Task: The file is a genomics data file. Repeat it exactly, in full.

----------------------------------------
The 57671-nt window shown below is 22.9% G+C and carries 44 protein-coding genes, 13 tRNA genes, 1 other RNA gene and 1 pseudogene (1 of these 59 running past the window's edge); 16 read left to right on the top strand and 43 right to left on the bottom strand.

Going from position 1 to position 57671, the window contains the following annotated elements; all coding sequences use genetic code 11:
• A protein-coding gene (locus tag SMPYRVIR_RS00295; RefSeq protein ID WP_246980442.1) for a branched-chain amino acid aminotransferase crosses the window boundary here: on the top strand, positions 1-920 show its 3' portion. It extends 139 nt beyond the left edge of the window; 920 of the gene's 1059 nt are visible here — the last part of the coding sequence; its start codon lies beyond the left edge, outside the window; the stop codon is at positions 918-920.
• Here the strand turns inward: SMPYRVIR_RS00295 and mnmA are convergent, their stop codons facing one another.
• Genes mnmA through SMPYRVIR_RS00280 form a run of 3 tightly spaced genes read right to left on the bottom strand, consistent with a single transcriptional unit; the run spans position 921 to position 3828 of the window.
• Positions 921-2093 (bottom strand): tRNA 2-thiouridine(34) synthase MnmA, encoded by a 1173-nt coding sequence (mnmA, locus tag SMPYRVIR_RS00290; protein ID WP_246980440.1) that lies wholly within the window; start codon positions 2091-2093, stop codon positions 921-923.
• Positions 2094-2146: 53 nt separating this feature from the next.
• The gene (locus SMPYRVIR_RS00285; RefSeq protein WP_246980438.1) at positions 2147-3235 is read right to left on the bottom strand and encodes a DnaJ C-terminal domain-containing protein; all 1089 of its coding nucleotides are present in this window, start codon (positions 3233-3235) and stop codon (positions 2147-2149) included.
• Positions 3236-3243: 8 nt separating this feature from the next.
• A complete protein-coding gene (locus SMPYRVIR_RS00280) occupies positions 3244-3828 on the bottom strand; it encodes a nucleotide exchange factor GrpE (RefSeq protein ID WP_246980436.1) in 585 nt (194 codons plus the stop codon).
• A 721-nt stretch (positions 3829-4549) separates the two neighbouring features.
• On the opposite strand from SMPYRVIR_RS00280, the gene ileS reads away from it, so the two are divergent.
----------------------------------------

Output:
The 57671-nt window shown below is 22.9% G+C and carries 44 protein-coding genes, 13 tRNA genes, 1 other RNA gene and 1 pseudogene (1 of these 59 running past the window's edge); 16 read left to right on the top strand and 43 right to left on the bottom strand.

Going from position 1 to position 57671, the window contains the following annotated elements; all coding sequences use genetic code 11:
• A protein-coding gene (locus tag SMPYRVIR_RS00295; RefSeq protein ID WP_246980442.1) for a branched-chain amino acid aminotransferase crosses the window boundary here: on the top strand, positions 1-920 show its 3' portion. It extends 139 nt beyond the left edge of the window; 920 of the gene's 1059 nt are visible here — the last part of the coding sequence; its start codon lies beyond the left edge, outside the window; the stop codon is at positions 918-920.
• Here the strand turns inward: SMPYRVIR_RS00295 and mnmA are convergent, their stop codons facing one another.
• Genes mnmA through SMPYRVIR_RS00280 form a run of 3 tightly spaced genes read right to left on the bottom strand, consistent with a single transcriptional unit; the run spans position 921 to position 3828 of the window.
• Positions 921-2093 (bottom strand): tRNA 2-thiouridine(34) synthase MnmA, encoded by a 1173-nt coding sequence (mnmA, locus tag SMPYRVIR_RS00290; protein ID WP_246980440.1) that lies wholly within the window; start codon positions 2091-2093, stop codon positions 921-923.
• Positions 2094-2146: 53 nt separating this feature from the next.
• The gene (locus SMPYRVIR_RS00285; RefSeq protein WP_246980438.1) at positions 2147-3235 is read right to left on the bottom strand and encodes a DnaJ C-terminal domain-containing protein; all 1089 of its coding nucleotides are present in this window, start codon (positions 3233-3235) and stop codon (positions 2147-2149) included.
• Positions 3236-3243: 8 nt separating this feature from the next.
• A complete protein-coding gene (locus SMPYRVIR_RS00280) occupies positions 3244-3828 on the bottom strand; it encodes a nucleotide exchange factor GrpE (RefSeq protein ID WP_246980436.1) in 585 nt (194 codons plus the stop codon).
• A 721-nt stretch (positions 3829-4549) separates the two neighbouring features.
• On the opposite strand from SMPYRVIR_RS00280, the gene ileS reads away from it, so the two are divergent.